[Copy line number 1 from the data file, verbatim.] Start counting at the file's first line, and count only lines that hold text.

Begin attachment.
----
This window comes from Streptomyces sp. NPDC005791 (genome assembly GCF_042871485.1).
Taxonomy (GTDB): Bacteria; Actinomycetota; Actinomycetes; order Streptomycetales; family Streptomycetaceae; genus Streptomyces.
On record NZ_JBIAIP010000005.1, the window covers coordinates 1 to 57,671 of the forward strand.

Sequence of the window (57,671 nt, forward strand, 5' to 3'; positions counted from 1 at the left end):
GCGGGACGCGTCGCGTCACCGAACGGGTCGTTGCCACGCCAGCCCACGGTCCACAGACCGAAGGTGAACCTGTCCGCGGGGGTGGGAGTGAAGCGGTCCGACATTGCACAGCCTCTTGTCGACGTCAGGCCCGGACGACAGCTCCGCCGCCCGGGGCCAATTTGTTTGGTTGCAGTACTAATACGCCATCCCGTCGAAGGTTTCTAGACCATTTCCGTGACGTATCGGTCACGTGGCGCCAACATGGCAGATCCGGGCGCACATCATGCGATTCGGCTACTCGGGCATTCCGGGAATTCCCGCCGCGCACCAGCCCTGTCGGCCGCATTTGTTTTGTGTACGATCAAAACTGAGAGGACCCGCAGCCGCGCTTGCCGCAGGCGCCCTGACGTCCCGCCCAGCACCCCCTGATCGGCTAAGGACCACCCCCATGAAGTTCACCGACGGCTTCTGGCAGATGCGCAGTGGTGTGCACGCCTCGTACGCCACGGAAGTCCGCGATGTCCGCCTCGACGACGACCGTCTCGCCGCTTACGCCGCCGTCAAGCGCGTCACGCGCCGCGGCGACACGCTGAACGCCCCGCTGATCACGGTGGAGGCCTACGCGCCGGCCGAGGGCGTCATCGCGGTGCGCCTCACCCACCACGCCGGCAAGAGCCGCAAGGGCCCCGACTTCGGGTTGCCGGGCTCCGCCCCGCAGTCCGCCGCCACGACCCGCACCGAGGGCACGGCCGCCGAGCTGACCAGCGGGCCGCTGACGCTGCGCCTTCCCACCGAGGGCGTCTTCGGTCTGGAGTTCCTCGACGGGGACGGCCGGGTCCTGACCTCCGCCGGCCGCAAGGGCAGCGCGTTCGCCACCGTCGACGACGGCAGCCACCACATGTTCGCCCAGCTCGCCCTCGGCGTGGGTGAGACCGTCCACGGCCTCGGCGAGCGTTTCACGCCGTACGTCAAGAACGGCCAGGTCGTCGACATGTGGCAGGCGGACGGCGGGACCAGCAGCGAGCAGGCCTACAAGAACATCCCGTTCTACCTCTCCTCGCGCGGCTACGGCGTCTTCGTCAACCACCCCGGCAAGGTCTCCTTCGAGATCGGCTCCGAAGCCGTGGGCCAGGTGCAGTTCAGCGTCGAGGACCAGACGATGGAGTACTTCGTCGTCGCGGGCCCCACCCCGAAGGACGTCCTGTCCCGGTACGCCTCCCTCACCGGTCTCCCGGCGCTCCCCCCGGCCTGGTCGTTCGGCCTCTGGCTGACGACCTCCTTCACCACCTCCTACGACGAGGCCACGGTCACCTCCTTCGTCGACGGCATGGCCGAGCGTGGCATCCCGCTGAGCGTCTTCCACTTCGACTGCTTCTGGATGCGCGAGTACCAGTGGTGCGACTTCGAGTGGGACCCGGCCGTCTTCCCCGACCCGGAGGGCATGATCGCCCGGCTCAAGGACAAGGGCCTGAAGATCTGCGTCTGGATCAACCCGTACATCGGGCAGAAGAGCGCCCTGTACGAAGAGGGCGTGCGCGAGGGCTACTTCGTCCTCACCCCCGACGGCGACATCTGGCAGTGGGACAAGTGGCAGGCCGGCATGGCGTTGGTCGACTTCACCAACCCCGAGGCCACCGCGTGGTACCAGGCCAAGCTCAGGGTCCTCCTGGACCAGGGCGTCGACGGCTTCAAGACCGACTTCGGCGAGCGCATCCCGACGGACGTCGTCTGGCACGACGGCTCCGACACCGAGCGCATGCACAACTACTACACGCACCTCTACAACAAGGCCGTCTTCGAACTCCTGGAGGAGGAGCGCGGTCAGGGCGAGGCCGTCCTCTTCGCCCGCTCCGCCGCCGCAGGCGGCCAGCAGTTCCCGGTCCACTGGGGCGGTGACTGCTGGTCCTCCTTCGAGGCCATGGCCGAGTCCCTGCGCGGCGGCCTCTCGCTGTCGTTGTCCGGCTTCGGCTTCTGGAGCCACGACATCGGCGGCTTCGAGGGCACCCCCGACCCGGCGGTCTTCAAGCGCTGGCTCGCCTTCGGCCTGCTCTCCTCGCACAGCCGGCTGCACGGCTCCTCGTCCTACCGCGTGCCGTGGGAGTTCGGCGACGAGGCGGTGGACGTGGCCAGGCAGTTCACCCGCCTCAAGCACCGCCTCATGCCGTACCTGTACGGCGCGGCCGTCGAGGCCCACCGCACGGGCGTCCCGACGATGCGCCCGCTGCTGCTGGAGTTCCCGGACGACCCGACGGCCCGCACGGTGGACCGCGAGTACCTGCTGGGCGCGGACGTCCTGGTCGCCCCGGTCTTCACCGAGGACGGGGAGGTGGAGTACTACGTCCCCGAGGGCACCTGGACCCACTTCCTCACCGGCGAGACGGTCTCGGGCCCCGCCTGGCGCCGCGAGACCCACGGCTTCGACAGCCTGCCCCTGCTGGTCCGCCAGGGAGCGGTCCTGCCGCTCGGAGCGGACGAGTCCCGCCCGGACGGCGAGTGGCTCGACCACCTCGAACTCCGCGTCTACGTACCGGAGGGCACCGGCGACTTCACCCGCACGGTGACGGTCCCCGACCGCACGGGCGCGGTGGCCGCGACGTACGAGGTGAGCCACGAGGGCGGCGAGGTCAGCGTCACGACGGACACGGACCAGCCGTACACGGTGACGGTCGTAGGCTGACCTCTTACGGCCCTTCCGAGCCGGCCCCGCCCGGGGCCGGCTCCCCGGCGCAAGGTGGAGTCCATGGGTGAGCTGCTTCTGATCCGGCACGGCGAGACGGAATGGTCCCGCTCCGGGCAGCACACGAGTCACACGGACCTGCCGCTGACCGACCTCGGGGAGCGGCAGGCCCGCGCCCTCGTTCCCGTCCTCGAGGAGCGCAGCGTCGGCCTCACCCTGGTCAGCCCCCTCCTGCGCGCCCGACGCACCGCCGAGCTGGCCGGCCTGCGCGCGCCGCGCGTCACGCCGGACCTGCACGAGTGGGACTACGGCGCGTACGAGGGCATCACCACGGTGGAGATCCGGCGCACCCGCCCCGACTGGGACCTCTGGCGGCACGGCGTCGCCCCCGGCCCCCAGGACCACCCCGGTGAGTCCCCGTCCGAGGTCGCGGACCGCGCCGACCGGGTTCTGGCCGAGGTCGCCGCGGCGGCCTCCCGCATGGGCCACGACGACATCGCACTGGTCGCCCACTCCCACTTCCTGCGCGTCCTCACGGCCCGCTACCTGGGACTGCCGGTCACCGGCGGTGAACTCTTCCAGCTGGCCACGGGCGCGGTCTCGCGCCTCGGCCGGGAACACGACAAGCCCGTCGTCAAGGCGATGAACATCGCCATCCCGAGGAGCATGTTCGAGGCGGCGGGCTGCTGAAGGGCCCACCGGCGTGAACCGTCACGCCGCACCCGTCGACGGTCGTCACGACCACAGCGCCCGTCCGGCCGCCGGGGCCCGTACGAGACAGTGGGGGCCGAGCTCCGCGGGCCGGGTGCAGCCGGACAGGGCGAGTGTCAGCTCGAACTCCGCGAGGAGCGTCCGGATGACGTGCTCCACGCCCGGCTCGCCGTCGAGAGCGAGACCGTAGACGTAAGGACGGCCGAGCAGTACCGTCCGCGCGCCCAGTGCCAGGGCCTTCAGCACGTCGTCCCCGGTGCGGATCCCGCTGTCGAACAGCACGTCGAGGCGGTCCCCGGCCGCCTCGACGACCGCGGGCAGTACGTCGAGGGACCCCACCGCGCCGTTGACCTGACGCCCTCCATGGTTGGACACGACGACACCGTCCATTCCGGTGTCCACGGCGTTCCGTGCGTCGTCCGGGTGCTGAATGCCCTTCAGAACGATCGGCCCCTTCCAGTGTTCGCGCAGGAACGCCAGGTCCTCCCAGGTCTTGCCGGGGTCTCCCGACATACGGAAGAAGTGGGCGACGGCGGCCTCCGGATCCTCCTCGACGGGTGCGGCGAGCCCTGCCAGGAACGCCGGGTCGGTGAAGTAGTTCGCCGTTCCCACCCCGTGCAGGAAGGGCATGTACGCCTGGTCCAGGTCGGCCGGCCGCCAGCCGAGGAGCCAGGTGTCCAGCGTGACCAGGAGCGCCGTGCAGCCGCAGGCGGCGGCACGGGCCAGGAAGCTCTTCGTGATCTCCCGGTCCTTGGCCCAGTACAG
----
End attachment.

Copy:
This window comes from Streptomyces sp. NPDC005791 (genome assembly GCF_042871485.1).